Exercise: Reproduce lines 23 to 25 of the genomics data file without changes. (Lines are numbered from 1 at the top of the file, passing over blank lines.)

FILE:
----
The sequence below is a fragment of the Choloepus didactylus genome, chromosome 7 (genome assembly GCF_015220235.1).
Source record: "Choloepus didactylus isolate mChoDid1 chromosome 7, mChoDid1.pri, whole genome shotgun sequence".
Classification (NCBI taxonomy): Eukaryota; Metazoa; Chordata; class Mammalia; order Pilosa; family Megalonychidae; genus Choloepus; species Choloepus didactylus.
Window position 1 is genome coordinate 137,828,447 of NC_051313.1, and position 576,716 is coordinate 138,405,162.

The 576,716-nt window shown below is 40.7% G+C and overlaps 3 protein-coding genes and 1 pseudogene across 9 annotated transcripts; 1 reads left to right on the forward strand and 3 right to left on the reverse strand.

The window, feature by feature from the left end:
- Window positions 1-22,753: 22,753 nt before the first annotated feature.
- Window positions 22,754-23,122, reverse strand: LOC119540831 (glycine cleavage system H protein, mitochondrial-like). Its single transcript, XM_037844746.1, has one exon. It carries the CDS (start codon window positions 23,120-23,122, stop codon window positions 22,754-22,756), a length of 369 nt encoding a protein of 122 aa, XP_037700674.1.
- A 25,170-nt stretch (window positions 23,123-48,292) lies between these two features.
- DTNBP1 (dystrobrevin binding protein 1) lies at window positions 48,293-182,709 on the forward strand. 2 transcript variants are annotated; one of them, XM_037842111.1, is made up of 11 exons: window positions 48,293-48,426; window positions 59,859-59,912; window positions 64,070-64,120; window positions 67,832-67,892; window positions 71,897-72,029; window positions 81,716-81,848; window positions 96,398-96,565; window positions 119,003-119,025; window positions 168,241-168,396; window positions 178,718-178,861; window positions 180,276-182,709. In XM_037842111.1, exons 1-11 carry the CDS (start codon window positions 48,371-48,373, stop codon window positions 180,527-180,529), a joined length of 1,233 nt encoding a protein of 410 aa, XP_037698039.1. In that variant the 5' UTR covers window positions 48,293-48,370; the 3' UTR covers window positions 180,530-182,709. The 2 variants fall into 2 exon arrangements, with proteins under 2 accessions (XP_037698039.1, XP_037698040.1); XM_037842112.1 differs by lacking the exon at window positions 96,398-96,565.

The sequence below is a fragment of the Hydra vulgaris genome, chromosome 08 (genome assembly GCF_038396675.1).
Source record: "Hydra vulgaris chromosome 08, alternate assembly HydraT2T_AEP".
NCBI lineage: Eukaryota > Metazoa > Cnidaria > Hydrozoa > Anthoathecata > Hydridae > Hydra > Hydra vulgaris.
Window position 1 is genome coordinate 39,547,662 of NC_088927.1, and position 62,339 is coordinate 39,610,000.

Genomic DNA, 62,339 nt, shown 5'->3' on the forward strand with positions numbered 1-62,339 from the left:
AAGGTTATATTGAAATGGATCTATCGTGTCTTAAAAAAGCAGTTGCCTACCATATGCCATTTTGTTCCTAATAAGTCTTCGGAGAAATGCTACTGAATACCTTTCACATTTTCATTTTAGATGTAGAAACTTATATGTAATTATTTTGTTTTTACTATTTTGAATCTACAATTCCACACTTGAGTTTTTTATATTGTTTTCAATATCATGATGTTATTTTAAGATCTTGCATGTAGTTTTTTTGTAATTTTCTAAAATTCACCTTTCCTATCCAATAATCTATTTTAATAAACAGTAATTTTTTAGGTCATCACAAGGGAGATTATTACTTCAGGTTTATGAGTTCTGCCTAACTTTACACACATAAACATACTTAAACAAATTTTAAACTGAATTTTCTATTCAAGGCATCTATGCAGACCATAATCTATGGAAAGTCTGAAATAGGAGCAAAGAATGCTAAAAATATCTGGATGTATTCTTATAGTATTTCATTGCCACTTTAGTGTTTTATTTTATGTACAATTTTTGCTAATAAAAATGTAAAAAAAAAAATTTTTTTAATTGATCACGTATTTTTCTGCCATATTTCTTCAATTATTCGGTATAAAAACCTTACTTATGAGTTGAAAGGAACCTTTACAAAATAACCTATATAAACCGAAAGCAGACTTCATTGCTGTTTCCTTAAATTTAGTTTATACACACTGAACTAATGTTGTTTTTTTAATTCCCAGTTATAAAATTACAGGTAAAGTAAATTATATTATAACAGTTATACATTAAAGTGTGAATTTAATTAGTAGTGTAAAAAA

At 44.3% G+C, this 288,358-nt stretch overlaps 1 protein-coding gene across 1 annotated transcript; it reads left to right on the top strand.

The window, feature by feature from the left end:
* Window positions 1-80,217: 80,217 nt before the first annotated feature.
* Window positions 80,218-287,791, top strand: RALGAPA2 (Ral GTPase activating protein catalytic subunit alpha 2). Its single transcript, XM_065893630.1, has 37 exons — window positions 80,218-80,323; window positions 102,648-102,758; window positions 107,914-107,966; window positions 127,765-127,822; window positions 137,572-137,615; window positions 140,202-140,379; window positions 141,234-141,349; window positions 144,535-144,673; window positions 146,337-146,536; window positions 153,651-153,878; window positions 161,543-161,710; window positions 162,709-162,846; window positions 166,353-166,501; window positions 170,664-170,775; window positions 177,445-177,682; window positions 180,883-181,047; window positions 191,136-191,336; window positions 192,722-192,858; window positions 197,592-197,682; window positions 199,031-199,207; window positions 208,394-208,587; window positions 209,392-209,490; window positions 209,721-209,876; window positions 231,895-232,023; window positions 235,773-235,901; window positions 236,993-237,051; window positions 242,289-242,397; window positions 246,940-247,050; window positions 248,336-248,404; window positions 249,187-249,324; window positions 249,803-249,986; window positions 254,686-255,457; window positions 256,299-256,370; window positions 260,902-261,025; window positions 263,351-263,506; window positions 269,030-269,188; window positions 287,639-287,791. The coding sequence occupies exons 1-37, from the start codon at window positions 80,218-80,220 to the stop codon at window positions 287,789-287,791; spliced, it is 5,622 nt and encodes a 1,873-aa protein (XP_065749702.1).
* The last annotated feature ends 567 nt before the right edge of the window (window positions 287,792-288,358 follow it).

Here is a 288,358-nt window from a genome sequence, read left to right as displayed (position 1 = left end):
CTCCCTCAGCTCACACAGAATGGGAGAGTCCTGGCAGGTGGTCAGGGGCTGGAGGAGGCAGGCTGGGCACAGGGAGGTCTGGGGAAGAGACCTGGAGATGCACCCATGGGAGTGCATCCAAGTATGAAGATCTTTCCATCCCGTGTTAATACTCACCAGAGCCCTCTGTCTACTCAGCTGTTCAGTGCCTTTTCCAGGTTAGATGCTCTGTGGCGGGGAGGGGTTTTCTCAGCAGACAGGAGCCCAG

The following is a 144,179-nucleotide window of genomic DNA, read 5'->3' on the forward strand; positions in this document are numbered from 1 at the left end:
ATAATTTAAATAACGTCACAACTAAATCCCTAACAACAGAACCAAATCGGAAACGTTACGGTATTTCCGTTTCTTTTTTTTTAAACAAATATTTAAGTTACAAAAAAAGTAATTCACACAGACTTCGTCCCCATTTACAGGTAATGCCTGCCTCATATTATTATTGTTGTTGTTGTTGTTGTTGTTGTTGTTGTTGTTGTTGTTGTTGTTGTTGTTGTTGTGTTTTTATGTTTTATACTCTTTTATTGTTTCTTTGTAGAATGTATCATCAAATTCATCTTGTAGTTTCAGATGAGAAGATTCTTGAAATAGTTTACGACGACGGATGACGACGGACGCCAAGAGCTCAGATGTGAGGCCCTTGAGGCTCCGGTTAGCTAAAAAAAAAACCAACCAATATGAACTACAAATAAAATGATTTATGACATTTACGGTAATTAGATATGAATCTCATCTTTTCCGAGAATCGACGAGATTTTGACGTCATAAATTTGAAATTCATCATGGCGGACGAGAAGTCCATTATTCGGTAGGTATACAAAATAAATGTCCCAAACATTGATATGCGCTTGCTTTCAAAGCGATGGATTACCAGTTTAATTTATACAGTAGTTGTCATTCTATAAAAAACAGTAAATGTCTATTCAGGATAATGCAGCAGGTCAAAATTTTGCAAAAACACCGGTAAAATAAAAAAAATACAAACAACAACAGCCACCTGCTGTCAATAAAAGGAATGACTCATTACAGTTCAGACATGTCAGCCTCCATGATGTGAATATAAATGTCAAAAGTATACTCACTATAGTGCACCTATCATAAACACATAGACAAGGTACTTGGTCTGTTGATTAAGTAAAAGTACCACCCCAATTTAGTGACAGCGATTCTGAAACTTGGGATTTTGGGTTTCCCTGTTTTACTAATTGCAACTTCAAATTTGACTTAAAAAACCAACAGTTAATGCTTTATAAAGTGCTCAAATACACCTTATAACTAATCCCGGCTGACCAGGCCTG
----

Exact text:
CTCCCTCAGCTCACACAGAATGGGAGAGTCCTGGCAGGTGGTCAGGGGCTGGAGGAGGCAGGCTGGGCACAGGGAGGTCTGGGGAAGAGACCTGGAGATGCACCCATGGGAGTGCATCCAAGTATGAAGATCTTTCCATCCCGTGTTAATACTCACCAGAGCCCTCTGTCTACTCAGCTGTTCAGTGCCTTTTCCAGGTTAGATGCTCTGTGGCGGGGAGGGGTTTTCTCAGCAGACAGGAGCCCAG

The following is a 144,179-nucleotide window of genomic DNA, read 5'->3' on the forward strand; positions in this document are numbered from 1 at the left end:
ATAATTTAAATAACGTCACAACTAAATCCCTAACAACAGAACCAAATCGGAAACGTTACGGTATTTCCGTTTCTTTTTTTTTAAACAAATATTTAAGTTACAAAAAAAGTAATTCACACAGACTTCGTCCCCATTTACAGGTAATGCCTGCCTCATATTATTATTGTTGTTGTTGTTGTTGTTGTTGTTGTTGTTGTTGTTGTTGTTGTTGTTGTTGTTGTGTTTTTATGTTTTATACTCTTTTATTGTTTCTTTGTAGAATGTATCATCAAATTCATCTTGTAGTTTCAGATGAGAAGATTCTTGAAATAGTTTACGACGACGGATGACGACGGACGCCAAGAGCTCAGATGTGAGGCCCTTGAGGCTCCGGTTAGCTAAAAAAAAAACCAACCAATATGAACTACAAATAAAATGATTTATGACATTTACGGTAATTAGATATGAATCTCATCTTTTCCGAGAATCGACGAGATTTTGACGTCATAAATTTGAAATTCATCATGGCGGACGAGAAGTCCATTATTCGGTAGGTATACAAAATAAATGTCCCAAACATTGATATGCGCTTGCTTTCAAAGCGATGGATTACCAGTTTAATTTATACAGTAGTTGTCATTCTATAAAAAACAGTAAATGTCTATTCAGGATAATGCAGCAGGTCAAAATTTTGCAAAAACACCGGTAAAATAAAAAAAATACAAACAACAACAGCCACCTGCTGTCAATAAAAGGAATGACTCATTACAGTTCAGACATGTCAGCCTCCATGATGTGAATATAAATGTCAAAAGTATACTCACTATAGTGCACCTATCATAAACACATAGACAAGGTACTTGGTCTGTTGATTAAGTAAAAGTACCACCCCAATTTAGTGACAGCGATTCTGAAACTTGGGATTTTGGGTTTCCCTGTTTTACTAATTGCAACTTCAAATTTGACTTAAAAAACCAACAGTTAATGCTTTATAAAGTGCTCAAATACACCTTATAACTAATCCCGGCTGACCAGGCCTG